ACL wants to help our members enhance their teaching by encouraging them to travel, take courses, attend professional meetings, and engage in professional development that is concerned with Latin, Greek and the ancient world where these languages prevailed.
Our scholarships honor some of the past leaders of the organization:
Glenn Knudsvig, Arthur Patch McKinlay, Maureen O’Donnell and Ed Phinney
Donations to the ACL Scholarship fund are always welcome.
- ACL members at all levels of teaching are eligible to apply
- Must be a member of ACL for at least 3 consecutive years, including this current year and the two preceding years. Undergraduate students, graduate students and new teachers with less than 3 years experience are exempt from the requirement of three consecutive years of membership.
- ACL scholarship recipients may apply every 4 years
- Registration, room, board and travel for attendance at ACL Institute
- Purchase of materials from the ACL Teaching Materials and Resource Center
- Expenses connected with enrollment in classes required for Latin Certification
- Bona fide summer study programs at home or abroad
- Awards range from $250 - $2000
All applications will have an equal chance to receive funding. The Scholarship Committee wants to ensure that funding is available for attendance at Institute once pricing is announced March 1.
The application form is a fillable form which you can download. After you have completed the application you may attach as an email and send to the ACL Office.
POST-SCHOLARSHIP PROJECT REPORT
Complete the Scholarship Report form by September 15 and send your receipts to the ACL Office. Both steps are needed for reimbursement.
Please upload a picture or two that we can share!
MEET ONE OF OUR SCHOLARSHIP RECIPIENTS
Maura Burke teaches Latin at Decatur High School in Georgia. She has taught for 18 years and received an ACL Scholarship to participate in the Vergilian Society's "Latin Aauthors in Italy" tour.
Thanks to the incredible generosity of the American Classical League’s scholarship program, I was able to partake in the most meaningful and impactful professional learning experience of my career thus far. It is not an exaggeration to say that the "Latin Authors in Italy" Study Tour led by Amy Leonard and Steven Tuck was not just a professional development experience that will affect how I teach Latin to my high school students, it was truly one of the most rewarding and enjoyable travel experiences I have had in my life.
I had been to Italy once before for my honeymoon, 15 years earlier, in December of 2002. Italy in July was a totally different experience for me. It was hot (so hot), there was a drought, everything was dry, the nasoni (the iconic public drinking fountains in Rome) were being shut off to conserve water, and Mount Vesuvius was literally ON FIRE. None of this deterred me. Summer Italy captivated me. The outdoor cafes, the bustling piazzas, the pomegranates and lemons ripening in the sunshine - I loved it all. Although I had been to Rome before, nothing compares to having a classical archaeologist to tie together to history, civilization, architecture, art and geography of the city. Steve’s knowledge is vast, and his humor and enthusiasm were as deep as his patience for our endless questions. As if Steve’s fascinating lectures weren’t enough, there were readings from ancient sources to go along with every site we visited, more than we were able to read during our busy days even. Favorite memories from Rome include walking on the Circus Maximus, seeing the Ara Pacis, which had been closed for construction when I had been to Rome before, and the tour of the Palatine Hill.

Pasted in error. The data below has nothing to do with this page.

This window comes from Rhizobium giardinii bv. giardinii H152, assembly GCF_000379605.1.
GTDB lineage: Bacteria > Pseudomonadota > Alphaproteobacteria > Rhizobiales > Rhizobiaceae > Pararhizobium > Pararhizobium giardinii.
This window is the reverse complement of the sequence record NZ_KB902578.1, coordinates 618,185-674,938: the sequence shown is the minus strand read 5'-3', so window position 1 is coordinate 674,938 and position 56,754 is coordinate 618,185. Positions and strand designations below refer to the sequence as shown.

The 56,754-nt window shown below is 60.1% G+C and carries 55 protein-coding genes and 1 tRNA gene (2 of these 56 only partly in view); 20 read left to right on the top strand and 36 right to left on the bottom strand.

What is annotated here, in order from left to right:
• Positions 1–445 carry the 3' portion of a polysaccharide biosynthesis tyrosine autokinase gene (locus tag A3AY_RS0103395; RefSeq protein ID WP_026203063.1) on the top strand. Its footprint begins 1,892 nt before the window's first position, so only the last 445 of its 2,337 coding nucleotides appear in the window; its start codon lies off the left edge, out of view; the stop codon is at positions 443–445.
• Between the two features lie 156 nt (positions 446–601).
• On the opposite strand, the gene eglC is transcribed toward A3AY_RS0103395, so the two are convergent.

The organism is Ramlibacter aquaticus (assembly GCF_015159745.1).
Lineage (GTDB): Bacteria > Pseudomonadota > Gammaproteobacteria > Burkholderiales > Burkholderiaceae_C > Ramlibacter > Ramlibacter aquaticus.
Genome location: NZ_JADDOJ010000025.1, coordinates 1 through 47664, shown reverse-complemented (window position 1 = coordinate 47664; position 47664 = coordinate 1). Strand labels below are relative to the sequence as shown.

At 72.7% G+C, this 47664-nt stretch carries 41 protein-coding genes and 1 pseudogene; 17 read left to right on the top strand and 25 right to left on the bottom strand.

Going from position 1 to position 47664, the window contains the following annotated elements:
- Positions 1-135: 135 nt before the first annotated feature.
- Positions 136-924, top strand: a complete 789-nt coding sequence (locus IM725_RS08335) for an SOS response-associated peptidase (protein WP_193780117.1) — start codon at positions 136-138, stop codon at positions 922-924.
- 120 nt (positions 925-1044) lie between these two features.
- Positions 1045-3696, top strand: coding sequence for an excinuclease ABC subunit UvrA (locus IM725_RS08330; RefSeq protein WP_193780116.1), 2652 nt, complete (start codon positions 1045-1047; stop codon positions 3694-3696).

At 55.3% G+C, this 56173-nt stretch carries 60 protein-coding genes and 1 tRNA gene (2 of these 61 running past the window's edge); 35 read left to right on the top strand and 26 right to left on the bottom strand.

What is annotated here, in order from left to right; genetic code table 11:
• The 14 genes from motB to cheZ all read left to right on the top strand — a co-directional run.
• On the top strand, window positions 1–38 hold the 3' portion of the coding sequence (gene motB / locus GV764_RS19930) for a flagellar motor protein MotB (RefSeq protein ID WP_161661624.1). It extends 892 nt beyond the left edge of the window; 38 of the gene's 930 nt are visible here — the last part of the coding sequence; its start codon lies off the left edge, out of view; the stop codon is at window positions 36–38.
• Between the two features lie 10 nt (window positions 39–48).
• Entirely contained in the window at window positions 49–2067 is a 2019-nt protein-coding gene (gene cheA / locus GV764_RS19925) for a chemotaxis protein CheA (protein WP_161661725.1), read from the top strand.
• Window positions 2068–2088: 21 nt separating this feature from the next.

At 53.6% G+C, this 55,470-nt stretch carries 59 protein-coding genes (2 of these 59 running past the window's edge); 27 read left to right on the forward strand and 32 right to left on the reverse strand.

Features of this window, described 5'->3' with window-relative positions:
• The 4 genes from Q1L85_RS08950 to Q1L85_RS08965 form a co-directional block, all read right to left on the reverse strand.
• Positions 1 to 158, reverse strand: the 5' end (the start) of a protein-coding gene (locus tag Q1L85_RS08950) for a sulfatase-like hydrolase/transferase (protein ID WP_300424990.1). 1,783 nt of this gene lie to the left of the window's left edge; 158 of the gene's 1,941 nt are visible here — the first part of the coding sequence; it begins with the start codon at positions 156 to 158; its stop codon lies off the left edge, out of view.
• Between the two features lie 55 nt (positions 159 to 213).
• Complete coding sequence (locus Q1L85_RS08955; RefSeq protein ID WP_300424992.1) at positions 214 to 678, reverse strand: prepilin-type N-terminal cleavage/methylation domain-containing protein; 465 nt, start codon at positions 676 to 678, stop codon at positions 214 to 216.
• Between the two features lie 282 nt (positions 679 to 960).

If our tour had ended in Rome, I would have considered it a worthwhile trip, but we had so much more to do. Our tour was really just getting started. A bus ride with a stop at Sperlonga to see the amazing cave dining room of Emperor Tiberius and a chance to wade on the beach after lunch was a lovely way to make our way down to the Villa Vergiliana. The Villa was the perfect setting for Amy’s classroom sessions and evening reading group. The classroom sessions were so thoughtfully prepared, and included a wide variety of techniques, strategies, and hands on activities that I can’t wait to try out with my students. We played Roman board games, shared ideas for incorporating mythology, history and art into our Latin classes, and discussed vocabulary retention and preparing students for reading “real” Latin and the AP test.
It is impossible to estimate the effect that this experience will have on my teaching and the ways it will benefit my students. I am already incorporating more art and mythology into my Latin classes, and I have plans to do the curse tablets, graffiti, and board games later in the year. My Latin Authors Tour is a daily source of conversation in my class because I have added about a hundred photos from my trip into my screen saver so that they randomly pop up on my ActiveBoard when my computer is plugged into my projector. I have made a point to draw my students’ attention to several photographs. The house of Caecilius Iucundus, the cave canem mosaics, and the Forum of Pompeii are familiar by now. And my students regularly ask questions about other photos that they see. I love introducing them to the Ara Pacis, the Pantheon, the Imperial Palace at Capri, Solfatara, Vergil’s tomb, and all the other amazing sites I had the opportunity to visit. Even pictures of gelato and fried zucchini blossoms are topics of conversation. When I was in high school, my French teacher made a point of saying “when you go to France...” to plant in our heads the idea that we would be travelers, that we would see the Monets, and the chauteax, and the Eiffel Tower with our own eyes. I now tell my own students “When you go to Italy...” to plant that same seed in their heads. And to be honest, I can’t wait to go back myself. Maybe next year my students and I will go together.